A cash crop that’s known for being tricky to no-till may still have potential in a no-till system as a cover crop.

Although it’s still a work in progress, Scott Wohltman, cover crop lead for La Crosse Seed, says the company has been looking at sugarbeets as a cover crop because it can tolerate difficult environments such as saline soils, provide high forage quality and avoid problems with herbicide rotations.

Cash to Cover

There isn’t a lot of information yet about the use or benefits of sugarbeets as covers when compared to more common covers like cereal rye or daikon radish. But there’s plenty of information about sugarbeets as a cash crop, especially in terms of the chemicals that can be used within a rotation, Wohltman says.

“One of the challenges we see is a cover might not meet expectations, or might not get established, because the farmer didn’t take into account the previous herbicide out there,” he says. “There’s a lot of information that’s still not known on how quickly you can plant a radish, turnips or crimson clover after some of these herbicides, because the testing hasn’t been done. With sugarbeets there has been more testing done.”

Because genetically modified sugarbeet traits are also available, it offers no-tillers the possibility of handling weed issues without having to worry about killing off the cover crop.

“Using the technology of Roundup tolerance, my position is that sugarbeets will be more of a player going forward,” Wohltman says. “If you seed sugarbeets early, after wheat or corn silage harvest, you can do a light spraying of Roundup and keep your cover-crop field even cleaner.”

Fit for Forage

The region that Wohltman sees cover-crop potential for sugarbeets is primarily in Minnesota and the Dakotas — the same area where they’re typically grown as a cash crop.

Wohltman knows of growers in that area using sugarbeets as a cover in a couple of ways. The first is as a mix with other species for forage, which is where Wohltman sees sugarbeets gaining a foothold in the cover-crop market.

“I think the fit right now is probably more for foraging the top of the plant,” he says, adding that sugarbeet tops are high in protein and vitamin A, and will “play nicely” with a cereal grain. He’s only seen sugarbeets used in cover-crop mixes but hasn’t heard of growers running into any problems with it.

Another advantage is that sugarbeets can tolerate a variety of environments, from sandy to tight clay soils, and variable soil pH levels, particularly those with higher salt levels. They also grow well in cold temperatures.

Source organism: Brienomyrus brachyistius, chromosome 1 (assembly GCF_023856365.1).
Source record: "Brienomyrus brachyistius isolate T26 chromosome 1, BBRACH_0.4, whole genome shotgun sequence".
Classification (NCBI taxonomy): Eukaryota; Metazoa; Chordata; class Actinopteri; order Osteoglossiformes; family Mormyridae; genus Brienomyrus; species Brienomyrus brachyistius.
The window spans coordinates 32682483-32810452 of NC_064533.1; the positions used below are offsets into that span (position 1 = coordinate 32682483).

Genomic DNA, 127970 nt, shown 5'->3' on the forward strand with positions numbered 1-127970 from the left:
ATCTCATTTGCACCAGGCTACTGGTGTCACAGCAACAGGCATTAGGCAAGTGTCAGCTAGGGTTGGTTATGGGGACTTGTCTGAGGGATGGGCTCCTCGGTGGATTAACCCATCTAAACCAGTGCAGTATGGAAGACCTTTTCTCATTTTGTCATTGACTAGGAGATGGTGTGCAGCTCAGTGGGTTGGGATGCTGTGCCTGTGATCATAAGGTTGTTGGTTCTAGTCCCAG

Wohltman says that sugarbeets’ contribution to soil health is unknown to some degree at this point. But in 2011, scientists from the U.S. Department of Energy’s Lawrence Berkeley National Laboratory and the Netherlands’ Wageningen University found that sugarbeets “funnel about one-fifth of their photosynthetically captured carbon through their roots in the soil to fuel microbes.”

Termination shouldn’t be a problem because sugarbeets will winterkill, unless they’re used farther south. Wohltman says it’s possible sugarbeets could overwinter south of I-70, as is the case for turnips, but he’s not aware of anyone trying to grow them as a cover that far south.

Timing Establishment

One of the challenges to using sugarbeets as a cover is that they require a longer period to get established.

“Sugarbeets will produce a taproot, and it will get really deep. But for that taproot to really be maximized you need about 60-90 days,” Wohltman says.

Because of this, Wohltman recommends no-tillers seed them after corn silage, seed production or wheat harvest to provide a longer window for establishment. For the first month, sugarbeets need daytime temperatures of 65-80 F, and nighttime temperatures of 40-50 F. Sugarbeets generally produce around 1-2 tons of dry matter, but can reach up to 3-5 tons when given a longer growing period, Wohltman says.

Similar to radishes in seed size, they can be broadcast seeded or drilled, and if a no-tiller wants precision he can use sugarbeet plates on his planter, a practice common with seeding radishes. Wohltman recommends no-tillers seed sugarbeets at a rate of 4-5 pounds per acre with a grass, particularly if they’re aiming for weed suppression and greater biomass.

“If root mass is what you’re going for, they need a little bit more time,” he says. “If just regular forage growth is something you’re looking for, you can seed sugarbeets over several different environments with no problem.”